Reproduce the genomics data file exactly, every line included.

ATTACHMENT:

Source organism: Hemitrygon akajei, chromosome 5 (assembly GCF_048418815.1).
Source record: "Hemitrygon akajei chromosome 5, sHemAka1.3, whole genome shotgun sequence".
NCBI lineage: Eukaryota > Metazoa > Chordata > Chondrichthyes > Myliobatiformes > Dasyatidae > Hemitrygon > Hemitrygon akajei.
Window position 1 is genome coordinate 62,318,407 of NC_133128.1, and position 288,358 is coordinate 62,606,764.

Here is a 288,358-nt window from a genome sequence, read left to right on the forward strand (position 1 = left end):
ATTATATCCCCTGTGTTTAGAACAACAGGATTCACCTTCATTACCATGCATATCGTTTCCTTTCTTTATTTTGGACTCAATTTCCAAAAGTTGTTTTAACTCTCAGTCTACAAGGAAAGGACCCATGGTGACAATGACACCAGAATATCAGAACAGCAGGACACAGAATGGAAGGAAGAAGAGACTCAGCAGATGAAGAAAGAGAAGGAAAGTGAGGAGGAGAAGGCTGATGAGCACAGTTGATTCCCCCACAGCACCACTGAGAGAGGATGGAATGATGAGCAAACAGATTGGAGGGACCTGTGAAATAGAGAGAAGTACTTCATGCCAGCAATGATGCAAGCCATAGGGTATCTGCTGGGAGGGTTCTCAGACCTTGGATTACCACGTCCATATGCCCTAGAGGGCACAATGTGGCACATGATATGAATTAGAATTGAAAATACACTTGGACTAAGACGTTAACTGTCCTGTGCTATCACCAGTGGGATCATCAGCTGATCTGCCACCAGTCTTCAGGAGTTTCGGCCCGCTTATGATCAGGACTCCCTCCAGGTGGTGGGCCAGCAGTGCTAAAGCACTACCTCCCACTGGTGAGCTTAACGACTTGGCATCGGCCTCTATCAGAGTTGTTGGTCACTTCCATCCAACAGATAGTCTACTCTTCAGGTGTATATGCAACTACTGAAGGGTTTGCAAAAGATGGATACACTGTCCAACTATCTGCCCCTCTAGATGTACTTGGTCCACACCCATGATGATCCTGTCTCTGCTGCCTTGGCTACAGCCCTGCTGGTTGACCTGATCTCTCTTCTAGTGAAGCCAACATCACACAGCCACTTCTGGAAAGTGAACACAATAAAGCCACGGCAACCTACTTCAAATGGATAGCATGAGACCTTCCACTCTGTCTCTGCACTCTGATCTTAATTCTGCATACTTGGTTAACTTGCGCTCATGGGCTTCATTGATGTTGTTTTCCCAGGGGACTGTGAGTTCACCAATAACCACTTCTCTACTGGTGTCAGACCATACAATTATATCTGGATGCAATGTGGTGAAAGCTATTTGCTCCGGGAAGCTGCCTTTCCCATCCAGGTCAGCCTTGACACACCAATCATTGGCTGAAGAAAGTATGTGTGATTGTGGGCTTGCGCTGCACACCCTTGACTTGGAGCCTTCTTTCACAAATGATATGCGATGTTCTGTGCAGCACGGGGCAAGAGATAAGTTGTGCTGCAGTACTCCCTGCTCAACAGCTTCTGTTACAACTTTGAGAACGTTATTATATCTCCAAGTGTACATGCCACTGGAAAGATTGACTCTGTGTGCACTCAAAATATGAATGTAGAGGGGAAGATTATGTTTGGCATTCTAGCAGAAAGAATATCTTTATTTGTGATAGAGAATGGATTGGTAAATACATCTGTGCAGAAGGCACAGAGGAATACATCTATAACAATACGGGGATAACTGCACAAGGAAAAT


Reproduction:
Source organism: Hemitrygon akajei, chromosome 5 (assembly GCF_048418815.1).
Source record: "Hemitrygon akajei chromosome 5, sHemAka1.3, whole genome shotgun sequence".
NCBI lineage: Eukaryota > Metazoa > Chordata > Chondrichthyes > Myliobatiformes > Dasyatidae > Hemitrygon > Hemitrygon akajei.
Window position 1 is genome coordinate 62,318,407 of NC_133128.1, and position 288,358 is coordinate 62,606,764.

Here is a 288,358-nt window from a genome sequence, read left to right on the forward strand (position 1 = left end):
ATTATATCCCCTGTGTTTAGAACAACAGGATTCACCTTCATTACCATGCATATCGTTTCCTTTCTTTATTTTGGACTCAATTTCCAAAAGTTGTTTTAACTCTCAGTCTACAAGGAAAGGACCCATGGTGACAATGACACCAGAATATCAGAACAGCAGGACACAGAATGGAAGGAAGAAGAGACTCAGCAGATGAAGAAAGAGAAGGAAAGTGAGGAGGAGAAGGCTGATGAGCACAGTTGATTCCCCCACAGCACCACTGAGAGAGGATGGAATGATGAGCAAACAGATTGGAGGGACCTGTGAAATAGAGAGAAGTACTTCATGCCAGCAATGATGCAAGCCATAGGGTATCTGCTGGGAGGGTTCTCAGACCTTGGATTACCACGTCCATATGCCCTAGAGGGCACAATGTGGCACATGATATGAATTAGAATTGAAAATACACTTGGACTAAGACGTTAACTGTCCTGTGCTATCACCAGTGGGATCATCAGCTGATCTGCCACCAGTCTTCAGGAGTTTCGGCCCGCTTATGATCAGGACTCCCTCCAGGTGGTGGGCCAGCAGTGCTAAAGCACTACCTCCCACTGGTGAGCTTAACGACTTGGCATCGGCCTCTATCAGAGTTGTTGGTCACTTCCATCCAACAGATAGTCTACTCTTCAGGTGTATATGCAACTACTGAAGGGTTTGCAAAAGATGGATACACTGTCCAACTATCTGCCCCTCTAGATGTACTTGGTCCACACCCATGATGATCCTGTCTCTGCTGCCTTGGCTACAGCCCTGCTGGTTGACCTGATCTCTCTTCTAGTGAAGCCAACATCACACAGCCACTTCTGGAAAGTGAACACAATAAAGCCACGGCAACCTACTTCAAATGGATAGCATGAGACCTTCCACTCTGTCTCTGCACTCTGATCTTAATTCTGCATACTTGGTTAACTTGCGCTCATGGGCTTCATTGATGTTGTTTTCCCAGGGGACTGTGAGTTCACCAATAACCACTTCTCTACTGGTGTCAGACCATACAATTATATCTGGATGCAATGTGGTGAAAGCTATTTGCTCCGGGAAGCTGCCTTTCCCATCCAGGTCAGCCTTGACACACCAATCATTGGCTGAAGAAAGTATGTGTGATTGTGGGCTTGCGCTGCACACCCTTGACTTGGAGCCTTCTTTCACAAATGATATGCGATGTTCTGTGCAGCACGGGGCAAGAGATAAGTTGTGCTGCAGTACTCCCTGCTCAACAGCTTCTGTTACAACTTTGAGAACGTTATTATATCTCCAAGTGTACATGCCACTGGAAAGATTGACTCTGTGTGCACTCAAAATATGAATGTAGAGGGGAAGATTATGTTTGGCATTCTAGCAGAAAGAATATCTTTATTTGTGATAGAGAATGGATTGGTAAATACATCTGTGCAGAAGGCACAGAGGAATACATCTATAACAATACGGGGATAACTGCACAAGGAAAAT